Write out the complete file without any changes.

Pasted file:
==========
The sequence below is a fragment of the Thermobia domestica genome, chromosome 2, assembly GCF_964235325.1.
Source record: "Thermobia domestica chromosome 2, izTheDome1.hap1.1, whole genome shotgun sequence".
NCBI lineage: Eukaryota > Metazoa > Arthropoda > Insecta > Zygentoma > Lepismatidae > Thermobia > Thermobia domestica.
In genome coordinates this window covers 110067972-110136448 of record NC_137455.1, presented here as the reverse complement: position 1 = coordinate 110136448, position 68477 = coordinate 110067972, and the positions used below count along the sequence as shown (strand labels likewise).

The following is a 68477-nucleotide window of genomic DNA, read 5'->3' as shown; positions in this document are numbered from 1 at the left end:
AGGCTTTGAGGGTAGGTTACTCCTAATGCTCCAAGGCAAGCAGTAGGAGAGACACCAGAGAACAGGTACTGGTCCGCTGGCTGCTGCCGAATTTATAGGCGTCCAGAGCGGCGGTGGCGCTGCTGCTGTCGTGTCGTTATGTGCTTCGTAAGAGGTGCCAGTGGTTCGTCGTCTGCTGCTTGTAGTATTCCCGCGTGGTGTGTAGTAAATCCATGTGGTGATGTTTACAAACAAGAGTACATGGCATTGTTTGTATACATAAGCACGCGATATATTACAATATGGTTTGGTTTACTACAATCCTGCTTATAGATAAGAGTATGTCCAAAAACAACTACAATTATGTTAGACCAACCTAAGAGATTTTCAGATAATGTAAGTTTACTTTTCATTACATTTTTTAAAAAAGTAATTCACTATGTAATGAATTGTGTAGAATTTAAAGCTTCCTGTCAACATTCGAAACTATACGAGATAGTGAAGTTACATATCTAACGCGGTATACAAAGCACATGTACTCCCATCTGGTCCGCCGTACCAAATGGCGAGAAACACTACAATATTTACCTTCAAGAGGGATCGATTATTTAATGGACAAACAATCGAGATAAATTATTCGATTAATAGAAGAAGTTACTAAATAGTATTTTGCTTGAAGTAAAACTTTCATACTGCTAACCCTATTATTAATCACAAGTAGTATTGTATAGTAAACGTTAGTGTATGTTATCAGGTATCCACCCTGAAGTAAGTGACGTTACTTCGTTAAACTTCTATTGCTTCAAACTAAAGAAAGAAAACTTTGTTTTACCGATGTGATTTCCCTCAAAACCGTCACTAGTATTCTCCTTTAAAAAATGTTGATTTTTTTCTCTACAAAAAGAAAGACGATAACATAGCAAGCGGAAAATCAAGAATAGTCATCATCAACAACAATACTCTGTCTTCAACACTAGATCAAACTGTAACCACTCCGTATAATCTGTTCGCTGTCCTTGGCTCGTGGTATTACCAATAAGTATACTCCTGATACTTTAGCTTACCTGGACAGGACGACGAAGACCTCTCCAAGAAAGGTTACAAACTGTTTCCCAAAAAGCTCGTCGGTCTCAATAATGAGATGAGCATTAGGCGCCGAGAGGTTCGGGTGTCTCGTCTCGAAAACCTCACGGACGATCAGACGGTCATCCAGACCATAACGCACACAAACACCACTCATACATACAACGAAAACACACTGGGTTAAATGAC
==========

The sequence below is a fragment of the Thermobia domestica genome, chromosome 2, assembly GCF_964235325.1.
Source record: "Thermobia domestica chromosome 2, izTheDome1.hap1.1, whole genome shotgun sequence".
NCBI lineage: Eukaryota > Metazoa > Arthropoda > Insecta > Zygentoma > Lepismatidae > Thermobia > Thermobia domestica.
In genome coordinates this window covers 110067972-110136448 of record NC_137455.1, presented here as the reverse complement: position 1 = coordinate 110136448, position 68477 = coordinate 110067972, and the positions used below count along the sequence as shown (strand labels likewise).

The following is a 68477-nucleotide window of genomic DNA, read 5'->3' as shown; positions in this document are numbered from 1 at the left end:
AGGCTTTGAGGGTAGGTTACTCCTAATGCTCCAAGGCAAGCAGTAGGAGAGACACCAGAGAACAGGTACTGGTCCGCTGGCTGCTGCCGAATTTATAGGCGTCCAGAGCGGCGGTGGCGCTGCTGCTGTCGTGTCGTTATGTGCTTCGTAAGAGGTGCCAGTGGTTCGTCGTCTGCTGCTTGTAGTATTCCCGCGTGGTGTGTAGTAAATCCATGTGGTGATGTTTACAAACAAGAGTACATGGCATTGTTTGTATACATAAGCACGCGATATATTACAATATGGTTTGGTTTACTACAATCCTGCTTATAGATAAGAGTATGTCCAAAAACAACTACAATTATGTTAGACCAACCTAAGAGATTTTCAGATAATGTAAGTTTACTTTTCATTACATTTTTTAAAAAAGTAATTCACTATGTAATGAATTGTGTAGAATTTAAAGCTTCCTGTCAACATTCGAAACTATACGAGATAGTGAAGTTACATATCTAACGCGGTATACAAAGCACATGTACTCCCATCTGGTCCGCCGTACCAAATGGCGAGAAACACTACAATATTTACCTTCAAGAGGGATCGATTATTTAATGGACAAACAATCGAGATAAATTATTCGATTAATAGAAGAAGTTACTAAATAGTATTTTGCTTGAAGTAAAACTTTCATACTGCTAACCCTATTATTAATCACAAGTAGTATTGTATAGTAAACGTTAGTGTATGTTATCAGGTATCCACCCTGAAGTAAGTGACGTTACTTCGTTAAACTTCTATTGCTTCAAACTAAAGAAAGAAAACTTTGTTTTACCGATGTGATTTCCCTCAAAACCGTCACTAGTATTCTCCTTTAAAAAATGTTGATTTTTTTCTCTACAAAAAGAAAGACGATAACATAGCAAGCGGAAAATCAAGAATAGTCATCATCAACAACAATACTCTGTCTTCAACACTAGATCAAACTGTAACCACTCCGTATAATCTGTTCGCTGTCCTTGGCTCGTGGTATTACCAATAAGTATACTCCTGATACTTTAGCTTACCTGGACAGGACGACGAAGACCTCTCCAAGAAAGGTTACAAACTGTTTCCCAAAAAGCTCGTCGGTCTCAATAATGAGATGAGCATTAGGCGCCGAGAGGTTCGGGTGTCTCGTCTCGAAAACCTCACGGACGATCAGACGGTCATCCAGACCATAACGCACACAAACACCACTCATACATACAACGAAAACACACTGGGTTAAATGAC